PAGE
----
seven waves [of plenty] poured for me.
May I not be molested on my journey
in my radiant breastplate / Breastplate of Lasrén without stain.
May my name not be pledged in vain;
May I have long life;
may death not come to me until I am old.
I call on my Silver Champion,
who has not died and will not die;
may time be granted to me
of the quality of bronze.
May my double be slain
may my law be ennobled,
may my strength be increased,
may my tomb not be readied,
may I not die on my journey,
may my return be ensured to me.
May the two-headed serpent not attack me,
nor the hard pale worm,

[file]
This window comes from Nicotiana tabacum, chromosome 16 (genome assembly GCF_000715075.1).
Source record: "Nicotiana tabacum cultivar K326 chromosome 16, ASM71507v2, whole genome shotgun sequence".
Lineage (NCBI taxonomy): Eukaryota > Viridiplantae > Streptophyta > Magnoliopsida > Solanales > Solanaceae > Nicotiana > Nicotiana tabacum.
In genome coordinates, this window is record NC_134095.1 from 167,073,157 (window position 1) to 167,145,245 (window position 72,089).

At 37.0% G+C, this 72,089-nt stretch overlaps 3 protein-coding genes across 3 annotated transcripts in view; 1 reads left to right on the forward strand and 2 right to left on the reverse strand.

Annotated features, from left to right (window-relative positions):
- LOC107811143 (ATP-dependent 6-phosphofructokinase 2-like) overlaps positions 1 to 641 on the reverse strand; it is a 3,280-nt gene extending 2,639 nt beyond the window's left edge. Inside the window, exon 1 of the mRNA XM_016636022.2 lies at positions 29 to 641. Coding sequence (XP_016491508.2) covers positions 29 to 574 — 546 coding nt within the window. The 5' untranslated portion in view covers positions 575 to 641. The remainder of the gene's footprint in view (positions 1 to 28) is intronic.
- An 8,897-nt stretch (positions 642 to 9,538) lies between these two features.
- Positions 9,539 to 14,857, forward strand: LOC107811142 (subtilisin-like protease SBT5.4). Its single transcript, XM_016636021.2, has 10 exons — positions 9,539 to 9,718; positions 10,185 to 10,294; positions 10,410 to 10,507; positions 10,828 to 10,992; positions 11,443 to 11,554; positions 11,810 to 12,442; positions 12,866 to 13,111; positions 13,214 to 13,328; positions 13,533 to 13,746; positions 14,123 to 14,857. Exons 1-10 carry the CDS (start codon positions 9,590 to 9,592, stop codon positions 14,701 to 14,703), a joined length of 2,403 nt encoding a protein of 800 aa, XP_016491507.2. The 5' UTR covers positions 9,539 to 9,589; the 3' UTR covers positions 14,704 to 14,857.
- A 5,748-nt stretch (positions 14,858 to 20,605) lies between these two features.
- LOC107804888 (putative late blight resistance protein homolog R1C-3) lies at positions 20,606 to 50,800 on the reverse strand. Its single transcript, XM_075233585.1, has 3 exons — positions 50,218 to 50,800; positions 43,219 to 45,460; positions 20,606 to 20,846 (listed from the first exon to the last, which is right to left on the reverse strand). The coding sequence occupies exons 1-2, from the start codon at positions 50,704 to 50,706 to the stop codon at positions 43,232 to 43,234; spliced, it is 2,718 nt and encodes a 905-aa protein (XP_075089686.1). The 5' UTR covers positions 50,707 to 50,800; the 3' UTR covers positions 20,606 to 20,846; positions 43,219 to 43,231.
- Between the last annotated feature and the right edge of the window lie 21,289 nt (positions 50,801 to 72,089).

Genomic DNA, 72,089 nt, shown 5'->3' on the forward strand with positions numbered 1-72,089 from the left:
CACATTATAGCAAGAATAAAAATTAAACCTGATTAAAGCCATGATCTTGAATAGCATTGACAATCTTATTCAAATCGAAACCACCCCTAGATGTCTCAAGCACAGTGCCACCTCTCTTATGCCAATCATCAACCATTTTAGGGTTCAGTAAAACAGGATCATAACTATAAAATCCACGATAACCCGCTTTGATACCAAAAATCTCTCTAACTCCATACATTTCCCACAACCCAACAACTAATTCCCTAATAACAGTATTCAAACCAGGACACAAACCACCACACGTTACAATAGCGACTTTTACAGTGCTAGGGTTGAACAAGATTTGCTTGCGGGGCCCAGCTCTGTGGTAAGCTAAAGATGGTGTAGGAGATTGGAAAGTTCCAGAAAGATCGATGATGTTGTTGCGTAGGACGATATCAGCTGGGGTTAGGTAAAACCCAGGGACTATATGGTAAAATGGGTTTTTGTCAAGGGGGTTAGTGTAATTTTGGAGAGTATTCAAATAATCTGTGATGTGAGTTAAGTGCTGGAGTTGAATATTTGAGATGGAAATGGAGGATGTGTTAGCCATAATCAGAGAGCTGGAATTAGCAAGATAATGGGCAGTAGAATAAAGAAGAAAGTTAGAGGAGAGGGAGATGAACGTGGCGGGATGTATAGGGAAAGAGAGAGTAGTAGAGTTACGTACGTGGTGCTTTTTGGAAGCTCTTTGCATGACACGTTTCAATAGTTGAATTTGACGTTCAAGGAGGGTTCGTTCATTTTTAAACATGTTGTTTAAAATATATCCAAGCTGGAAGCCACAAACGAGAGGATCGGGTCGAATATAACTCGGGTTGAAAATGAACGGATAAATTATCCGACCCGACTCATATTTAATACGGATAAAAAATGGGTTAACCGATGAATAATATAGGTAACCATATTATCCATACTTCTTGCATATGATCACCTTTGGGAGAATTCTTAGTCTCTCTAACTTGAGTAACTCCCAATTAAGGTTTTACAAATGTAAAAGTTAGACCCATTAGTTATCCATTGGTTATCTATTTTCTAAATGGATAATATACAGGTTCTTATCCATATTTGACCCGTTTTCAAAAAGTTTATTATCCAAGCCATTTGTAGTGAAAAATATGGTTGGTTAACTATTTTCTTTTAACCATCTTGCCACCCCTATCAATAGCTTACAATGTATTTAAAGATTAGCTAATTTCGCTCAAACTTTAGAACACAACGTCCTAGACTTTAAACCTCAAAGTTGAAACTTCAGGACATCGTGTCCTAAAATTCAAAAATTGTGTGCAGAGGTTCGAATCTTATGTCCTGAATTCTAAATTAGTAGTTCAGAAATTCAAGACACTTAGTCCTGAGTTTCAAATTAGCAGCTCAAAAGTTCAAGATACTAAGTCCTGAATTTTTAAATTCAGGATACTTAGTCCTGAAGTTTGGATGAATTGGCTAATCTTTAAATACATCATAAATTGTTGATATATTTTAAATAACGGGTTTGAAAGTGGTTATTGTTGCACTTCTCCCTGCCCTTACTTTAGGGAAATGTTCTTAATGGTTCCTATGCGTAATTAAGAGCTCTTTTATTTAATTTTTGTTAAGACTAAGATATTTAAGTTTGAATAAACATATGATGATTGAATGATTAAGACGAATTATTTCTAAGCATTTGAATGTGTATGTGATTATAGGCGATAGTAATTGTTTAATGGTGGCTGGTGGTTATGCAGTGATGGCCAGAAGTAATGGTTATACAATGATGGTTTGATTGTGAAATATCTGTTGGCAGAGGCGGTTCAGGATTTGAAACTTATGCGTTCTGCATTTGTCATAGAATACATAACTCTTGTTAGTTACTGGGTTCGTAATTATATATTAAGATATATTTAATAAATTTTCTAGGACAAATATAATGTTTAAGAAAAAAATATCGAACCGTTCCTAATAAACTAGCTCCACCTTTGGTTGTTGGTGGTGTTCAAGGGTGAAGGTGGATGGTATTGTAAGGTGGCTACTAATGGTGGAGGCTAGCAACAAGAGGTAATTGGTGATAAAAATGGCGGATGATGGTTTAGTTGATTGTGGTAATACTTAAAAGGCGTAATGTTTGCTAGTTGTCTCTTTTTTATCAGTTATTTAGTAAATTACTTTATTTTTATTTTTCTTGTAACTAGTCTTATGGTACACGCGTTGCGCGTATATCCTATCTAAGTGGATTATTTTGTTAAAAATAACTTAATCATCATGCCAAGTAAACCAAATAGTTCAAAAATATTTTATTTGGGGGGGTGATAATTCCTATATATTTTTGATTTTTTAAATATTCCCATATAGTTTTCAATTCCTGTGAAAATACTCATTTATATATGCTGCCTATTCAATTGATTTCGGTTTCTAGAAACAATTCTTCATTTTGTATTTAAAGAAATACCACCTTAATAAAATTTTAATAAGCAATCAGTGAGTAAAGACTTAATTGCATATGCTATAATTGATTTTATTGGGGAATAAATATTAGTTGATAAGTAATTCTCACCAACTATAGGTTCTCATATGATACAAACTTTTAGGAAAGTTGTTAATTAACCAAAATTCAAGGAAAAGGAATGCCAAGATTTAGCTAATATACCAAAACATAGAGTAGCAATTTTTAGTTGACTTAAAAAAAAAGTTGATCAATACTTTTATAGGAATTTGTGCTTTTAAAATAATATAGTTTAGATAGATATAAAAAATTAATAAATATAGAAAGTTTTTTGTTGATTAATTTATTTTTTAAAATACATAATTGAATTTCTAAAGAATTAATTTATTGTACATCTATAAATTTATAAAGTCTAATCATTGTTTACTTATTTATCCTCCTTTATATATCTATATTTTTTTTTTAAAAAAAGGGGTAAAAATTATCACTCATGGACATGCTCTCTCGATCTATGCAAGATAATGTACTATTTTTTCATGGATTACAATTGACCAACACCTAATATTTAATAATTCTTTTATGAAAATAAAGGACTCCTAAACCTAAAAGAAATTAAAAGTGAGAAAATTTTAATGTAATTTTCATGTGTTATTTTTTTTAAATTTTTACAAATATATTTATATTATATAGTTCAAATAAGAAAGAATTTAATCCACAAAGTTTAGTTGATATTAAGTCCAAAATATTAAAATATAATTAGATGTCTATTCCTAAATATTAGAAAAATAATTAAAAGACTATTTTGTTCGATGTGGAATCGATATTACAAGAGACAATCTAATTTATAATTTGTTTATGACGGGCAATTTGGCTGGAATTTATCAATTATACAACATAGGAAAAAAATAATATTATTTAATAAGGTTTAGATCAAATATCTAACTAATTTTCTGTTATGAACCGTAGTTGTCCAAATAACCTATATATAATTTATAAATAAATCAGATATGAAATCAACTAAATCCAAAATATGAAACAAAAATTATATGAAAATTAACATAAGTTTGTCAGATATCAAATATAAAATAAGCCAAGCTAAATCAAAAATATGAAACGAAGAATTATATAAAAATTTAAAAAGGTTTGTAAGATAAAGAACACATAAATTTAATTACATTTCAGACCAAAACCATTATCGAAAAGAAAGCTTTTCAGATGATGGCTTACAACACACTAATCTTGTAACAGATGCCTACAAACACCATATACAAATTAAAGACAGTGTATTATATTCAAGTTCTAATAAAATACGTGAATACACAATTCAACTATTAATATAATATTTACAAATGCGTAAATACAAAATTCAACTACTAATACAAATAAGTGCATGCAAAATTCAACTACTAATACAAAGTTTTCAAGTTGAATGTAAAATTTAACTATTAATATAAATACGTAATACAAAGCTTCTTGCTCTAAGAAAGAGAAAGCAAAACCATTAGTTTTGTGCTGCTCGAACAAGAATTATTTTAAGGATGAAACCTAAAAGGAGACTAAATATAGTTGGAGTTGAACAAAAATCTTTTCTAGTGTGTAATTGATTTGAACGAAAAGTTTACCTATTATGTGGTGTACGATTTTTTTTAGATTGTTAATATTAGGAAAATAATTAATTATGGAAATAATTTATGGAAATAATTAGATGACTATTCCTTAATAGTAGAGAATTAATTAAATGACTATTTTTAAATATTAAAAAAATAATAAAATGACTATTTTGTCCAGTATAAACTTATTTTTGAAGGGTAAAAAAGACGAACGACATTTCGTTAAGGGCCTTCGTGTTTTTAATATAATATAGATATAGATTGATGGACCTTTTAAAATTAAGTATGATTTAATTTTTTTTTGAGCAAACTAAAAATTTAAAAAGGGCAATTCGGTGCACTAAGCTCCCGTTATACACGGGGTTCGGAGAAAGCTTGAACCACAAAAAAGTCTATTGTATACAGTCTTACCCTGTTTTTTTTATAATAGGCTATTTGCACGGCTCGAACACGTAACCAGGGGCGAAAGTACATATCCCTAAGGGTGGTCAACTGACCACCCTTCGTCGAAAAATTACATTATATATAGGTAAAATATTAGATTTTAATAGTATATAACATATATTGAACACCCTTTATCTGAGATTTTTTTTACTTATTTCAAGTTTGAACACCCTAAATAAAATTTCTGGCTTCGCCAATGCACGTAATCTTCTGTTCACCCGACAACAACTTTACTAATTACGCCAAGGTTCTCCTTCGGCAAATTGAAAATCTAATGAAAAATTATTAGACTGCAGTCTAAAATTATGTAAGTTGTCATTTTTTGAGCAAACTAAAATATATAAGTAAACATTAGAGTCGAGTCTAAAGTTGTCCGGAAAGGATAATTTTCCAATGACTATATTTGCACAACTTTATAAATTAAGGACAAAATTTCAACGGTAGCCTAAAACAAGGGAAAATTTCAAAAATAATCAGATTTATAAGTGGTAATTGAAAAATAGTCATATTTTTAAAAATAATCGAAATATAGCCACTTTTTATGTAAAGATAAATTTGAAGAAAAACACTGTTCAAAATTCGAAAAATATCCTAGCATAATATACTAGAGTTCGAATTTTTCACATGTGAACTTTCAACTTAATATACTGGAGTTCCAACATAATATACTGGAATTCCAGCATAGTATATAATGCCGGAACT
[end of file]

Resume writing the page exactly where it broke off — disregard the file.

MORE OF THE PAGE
nor the senseless beetle.
May no thief attack me,
nor a company of women,
nor a company of warriors.
May I have increase of time
from the king of all.
I call on Senach of the seven ages,
whom fairy women reared
on the breasts of good fortune.
May my seven candles not be quenched.
I am an invincible fortress,
I am an immovable rock,
I am a precious stone,
I am the symbol of seven treasures.
May I be [the man of] hundreds [of possessions],
hundreds of years,  
each hundred in its [proper] time.
I summon my good fortune to me;  
may the grace of the Holy Spirit be on me.
Salvation is of the Lord
Salvation is of Christ
Your Blessings, Lord, upon your people.

Here this prayer shifts the formula to include an invocation of divine protection, and an enumeration of the forms of protection being called for, including a lorica (breastplate) of protection, but outside of the typical litany of body parts we see in most lorica prayers. It closes with a recitation of faith and invocation of divine blessing.